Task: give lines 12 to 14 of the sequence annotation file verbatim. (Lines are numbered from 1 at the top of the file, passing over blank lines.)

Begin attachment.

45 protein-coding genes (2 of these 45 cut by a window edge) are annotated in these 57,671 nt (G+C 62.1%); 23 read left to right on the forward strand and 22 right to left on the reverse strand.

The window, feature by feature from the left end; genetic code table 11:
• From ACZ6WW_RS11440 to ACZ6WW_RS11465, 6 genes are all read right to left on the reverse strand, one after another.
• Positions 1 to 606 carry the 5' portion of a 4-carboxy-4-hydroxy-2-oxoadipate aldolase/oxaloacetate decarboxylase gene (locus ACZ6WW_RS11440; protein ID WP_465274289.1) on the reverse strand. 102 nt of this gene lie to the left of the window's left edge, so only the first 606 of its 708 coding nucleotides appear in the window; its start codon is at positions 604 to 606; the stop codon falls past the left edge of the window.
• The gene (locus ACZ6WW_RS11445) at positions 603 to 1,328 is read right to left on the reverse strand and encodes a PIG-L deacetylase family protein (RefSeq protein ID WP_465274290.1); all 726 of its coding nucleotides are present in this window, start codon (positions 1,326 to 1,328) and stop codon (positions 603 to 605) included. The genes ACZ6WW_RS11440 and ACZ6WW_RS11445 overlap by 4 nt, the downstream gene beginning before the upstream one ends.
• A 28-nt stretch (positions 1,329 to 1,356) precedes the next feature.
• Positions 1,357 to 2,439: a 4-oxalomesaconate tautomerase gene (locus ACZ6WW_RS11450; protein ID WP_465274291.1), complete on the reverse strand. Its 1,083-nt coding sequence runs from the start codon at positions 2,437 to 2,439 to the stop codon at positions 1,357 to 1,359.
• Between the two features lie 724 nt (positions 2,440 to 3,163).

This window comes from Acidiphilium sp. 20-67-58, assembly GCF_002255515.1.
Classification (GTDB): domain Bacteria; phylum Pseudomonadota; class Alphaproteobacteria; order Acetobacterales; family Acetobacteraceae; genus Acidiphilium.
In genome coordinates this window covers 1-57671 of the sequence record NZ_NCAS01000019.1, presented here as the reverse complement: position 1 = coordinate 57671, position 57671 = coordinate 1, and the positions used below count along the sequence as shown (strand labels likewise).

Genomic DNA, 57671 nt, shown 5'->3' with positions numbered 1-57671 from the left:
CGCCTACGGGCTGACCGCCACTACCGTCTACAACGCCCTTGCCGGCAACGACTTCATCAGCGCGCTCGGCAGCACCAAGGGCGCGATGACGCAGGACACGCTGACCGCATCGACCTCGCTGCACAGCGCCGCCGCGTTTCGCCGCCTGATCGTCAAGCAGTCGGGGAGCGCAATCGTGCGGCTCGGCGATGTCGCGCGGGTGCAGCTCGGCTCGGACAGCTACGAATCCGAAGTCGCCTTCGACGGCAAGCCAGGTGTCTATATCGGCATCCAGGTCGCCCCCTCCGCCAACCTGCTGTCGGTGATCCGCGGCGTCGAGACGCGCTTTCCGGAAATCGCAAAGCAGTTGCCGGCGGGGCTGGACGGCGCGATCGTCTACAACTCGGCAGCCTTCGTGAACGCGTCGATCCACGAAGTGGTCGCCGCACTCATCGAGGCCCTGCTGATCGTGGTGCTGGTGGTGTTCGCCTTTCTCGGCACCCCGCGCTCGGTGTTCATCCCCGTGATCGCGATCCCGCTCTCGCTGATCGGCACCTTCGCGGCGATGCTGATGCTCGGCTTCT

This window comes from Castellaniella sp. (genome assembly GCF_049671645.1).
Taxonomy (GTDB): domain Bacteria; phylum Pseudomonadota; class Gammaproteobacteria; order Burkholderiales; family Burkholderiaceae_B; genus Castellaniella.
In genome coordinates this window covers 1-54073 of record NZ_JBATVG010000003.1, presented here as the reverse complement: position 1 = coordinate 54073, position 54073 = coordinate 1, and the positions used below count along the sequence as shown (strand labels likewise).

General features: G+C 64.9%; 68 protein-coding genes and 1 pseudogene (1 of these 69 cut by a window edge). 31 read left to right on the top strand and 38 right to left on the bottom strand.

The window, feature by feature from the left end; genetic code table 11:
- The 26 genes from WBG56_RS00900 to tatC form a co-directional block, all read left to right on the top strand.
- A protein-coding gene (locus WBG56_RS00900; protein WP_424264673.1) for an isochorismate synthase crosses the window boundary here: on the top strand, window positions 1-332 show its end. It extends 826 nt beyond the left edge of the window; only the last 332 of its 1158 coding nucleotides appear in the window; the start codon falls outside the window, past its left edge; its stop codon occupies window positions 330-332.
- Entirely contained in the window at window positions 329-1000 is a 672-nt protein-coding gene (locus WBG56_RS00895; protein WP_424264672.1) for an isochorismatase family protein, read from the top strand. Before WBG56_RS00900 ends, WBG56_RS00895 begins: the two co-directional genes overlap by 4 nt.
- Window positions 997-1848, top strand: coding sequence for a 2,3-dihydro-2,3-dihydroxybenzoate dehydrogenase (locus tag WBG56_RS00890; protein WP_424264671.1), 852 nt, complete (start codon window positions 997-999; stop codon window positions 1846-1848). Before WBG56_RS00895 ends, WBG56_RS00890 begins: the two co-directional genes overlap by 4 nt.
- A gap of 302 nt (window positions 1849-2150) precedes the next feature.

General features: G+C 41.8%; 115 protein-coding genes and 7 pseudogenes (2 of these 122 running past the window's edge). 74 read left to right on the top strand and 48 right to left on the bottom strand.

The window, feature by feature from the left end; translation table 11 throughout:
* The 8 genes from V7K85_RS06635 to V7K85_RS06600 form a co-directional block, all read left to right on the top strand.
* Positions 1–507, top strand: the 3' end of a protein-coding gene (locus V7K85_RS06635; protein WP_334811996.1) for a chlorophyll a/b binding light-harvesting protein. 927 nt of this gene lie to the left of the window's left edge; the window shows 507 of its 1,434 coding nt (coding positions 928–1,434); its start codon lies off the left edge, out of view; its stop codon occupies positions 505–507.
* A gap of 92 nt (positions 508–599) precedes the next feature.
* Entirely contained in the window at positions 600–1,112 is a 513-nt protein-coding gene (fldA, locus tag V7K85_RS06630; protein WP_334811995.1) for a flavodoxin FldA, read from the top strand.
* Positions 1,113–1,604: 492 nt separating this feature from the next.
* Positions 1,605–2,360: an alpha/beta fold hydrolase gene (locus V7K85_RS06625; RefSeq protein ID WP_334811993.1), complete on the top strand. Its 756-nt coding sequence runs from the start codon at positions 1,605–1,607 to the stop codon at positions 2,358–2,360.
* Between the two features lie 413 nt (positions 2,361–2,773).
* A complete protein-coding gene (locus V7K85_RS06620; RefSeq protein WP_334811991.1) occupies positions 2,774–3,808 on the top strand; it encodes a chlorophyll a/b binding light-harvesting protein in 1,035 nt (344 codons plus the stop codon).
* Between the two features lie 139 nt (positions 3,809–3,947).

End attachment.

Genomic DNA, 57671 nt, shown 5'->3' with positions numbered 1-57671 from the left:
CGCCTACGGGCTGACCGCCACTACCGTCTACAACGCCCTTGCCGGCAACGACTTCATCAGCGCGCTCGGCAGCACCAAGGGCGCGATGACGCAGGACACGCTGACCGCATCGACCTCGCTGCACAGCGCCGCCGCGTTTCGCCGCCTGATCGTCAAGCAGTCGGGGAGCGCAATCGTGCGGCTCGGCGATGTCGCGCGGGTGCAGCTCGGCTCGGACAGCTACGAATCCGAAGTCGCCTTCGACGGCAAGCCAGGTGTCTATATCGGCATCCAGGTCGCCCCCTCCGCCAACCTGCTGTCGGTGATCCGCGGCGTCGAGACGCGCTTTCCGGAAATCGCAAAGCAGTTGCCGGCGGGGCTGGACGGCGCGATCGTCTACAACTCGGCAGCCTTCGTGAACGCGTCGATCCACGAAGTGGTCGCCGCACTCATCGAGGCCCTGCTGATCGTGGTGCTGGTGGTGTTCGCCTTTCTCGGCACCCCGCGCTCGGTGTTCATCCCCGTGATCGCGATCCCGCTCTCGCTGATCGGCACCTTCGCGGCGATGCTGATGCTCGGCTTCT

This window comes from Castellaniella sp. (genome assembly GCF_049671645.1).